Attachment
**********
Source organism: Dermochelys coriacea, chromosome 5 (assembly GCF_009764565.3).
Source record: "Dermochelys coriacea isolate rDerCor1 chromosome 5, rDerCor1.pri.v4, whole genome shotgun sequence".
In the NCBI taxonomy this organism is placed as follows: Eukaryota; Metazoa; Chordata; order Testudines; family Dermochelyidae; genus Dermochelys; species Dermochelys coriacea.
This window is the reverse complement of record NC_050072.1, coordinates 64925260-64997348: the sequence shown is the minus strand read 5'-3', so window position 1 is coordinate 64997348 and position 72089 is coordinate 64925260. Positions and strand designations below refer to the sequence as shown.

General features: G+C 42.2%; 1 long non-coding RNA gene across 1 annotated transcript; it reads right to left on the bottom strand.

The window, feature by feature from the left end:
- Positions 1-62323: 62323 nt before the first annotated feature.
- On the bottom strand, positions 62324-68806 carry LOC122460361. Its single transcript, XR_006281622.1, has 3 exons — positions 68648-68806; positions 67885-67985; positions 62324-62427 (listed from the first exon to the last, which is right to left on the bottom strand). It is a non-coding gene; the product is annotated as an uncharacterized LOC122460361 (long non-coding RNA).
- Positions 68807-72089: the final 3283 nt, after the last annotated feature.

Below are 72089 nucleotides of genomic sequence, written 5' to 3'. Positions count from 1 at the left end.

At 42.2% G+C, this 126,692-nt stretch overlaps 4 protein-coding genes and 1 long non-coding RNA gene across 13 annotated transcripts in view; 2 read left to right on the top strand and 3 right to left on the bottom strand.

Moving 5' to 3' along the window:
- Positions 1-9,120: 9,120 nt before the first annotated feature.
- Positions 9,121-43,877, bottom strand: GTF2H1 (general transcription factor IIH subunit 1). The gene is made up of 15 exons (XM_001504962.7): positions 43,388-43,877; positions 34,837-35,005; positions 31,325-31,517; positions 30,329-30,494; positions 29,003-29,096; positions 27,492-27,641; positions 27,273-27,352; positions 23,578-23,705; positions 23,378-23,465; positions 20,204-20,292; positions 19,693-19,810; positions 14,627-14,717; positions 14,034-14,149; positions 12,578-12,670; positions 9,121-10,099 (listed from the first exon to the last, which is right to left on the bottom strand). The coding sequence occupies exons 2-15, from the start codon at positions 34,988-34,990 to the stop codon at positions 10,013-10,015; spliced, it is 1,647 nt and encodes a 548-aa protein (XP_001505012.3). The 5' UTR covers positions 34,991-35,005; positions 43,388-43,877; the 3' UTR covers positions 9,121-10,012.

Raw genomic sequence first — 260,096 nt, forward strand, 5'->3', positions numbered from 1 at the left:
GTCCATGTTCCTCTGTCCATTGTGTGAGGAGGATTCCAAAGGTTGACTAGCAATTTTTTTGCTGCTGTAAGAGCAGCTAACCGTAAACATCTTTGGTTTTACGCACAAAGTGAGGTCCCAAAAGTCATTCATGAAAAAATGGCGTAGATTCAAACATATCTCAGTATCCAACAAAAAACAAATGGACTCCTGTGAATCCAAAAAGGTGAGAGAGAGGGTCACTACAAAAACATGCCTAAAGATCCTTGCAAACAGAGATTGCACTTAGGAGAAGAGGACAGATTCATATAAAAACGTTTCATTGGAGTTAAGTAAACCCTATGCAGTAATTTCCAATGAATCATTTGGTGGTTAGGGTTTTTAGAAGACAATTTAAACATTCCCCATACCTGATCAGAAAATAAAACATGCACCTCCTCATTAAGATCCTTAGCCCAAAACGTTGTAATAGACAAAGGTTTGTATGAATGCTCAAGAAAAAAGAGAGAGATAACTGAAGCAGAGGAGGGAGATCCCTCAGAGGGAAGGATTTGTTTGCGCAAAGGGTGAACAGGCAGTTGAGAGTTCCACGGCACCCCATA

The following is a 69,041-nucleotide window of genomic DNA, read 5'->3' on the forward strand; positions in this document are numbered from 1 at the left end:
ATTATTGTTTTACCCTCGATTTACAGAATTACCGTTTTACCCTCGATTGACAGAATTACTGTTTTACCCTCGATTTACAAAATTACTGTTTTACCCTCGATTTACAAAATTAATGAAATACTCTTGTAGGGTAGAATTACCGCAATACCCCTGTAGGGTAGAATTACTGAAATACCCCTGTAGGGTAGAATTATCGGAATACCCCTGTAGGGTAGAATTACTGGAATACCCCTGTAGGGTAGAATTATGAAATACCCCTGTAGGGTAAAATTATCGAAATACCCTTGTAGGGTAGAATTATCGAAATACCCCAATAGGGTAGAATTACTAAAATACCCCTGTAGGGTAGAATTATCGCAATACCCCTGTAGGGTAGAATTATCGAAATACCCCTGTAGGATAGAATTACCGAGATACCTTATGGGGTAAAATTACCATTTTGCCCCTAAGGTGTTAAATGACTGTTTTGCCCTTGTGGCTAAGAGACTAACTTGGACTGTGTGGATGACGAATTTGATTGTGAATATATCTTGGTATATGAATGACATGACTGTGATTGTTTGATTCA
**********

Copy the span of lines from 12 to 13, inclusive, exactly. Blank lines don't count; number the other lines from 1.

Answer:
Moving 5' to 3' along the window:
- Positions 1-9,120: 9,120 nt before the first annotated feature.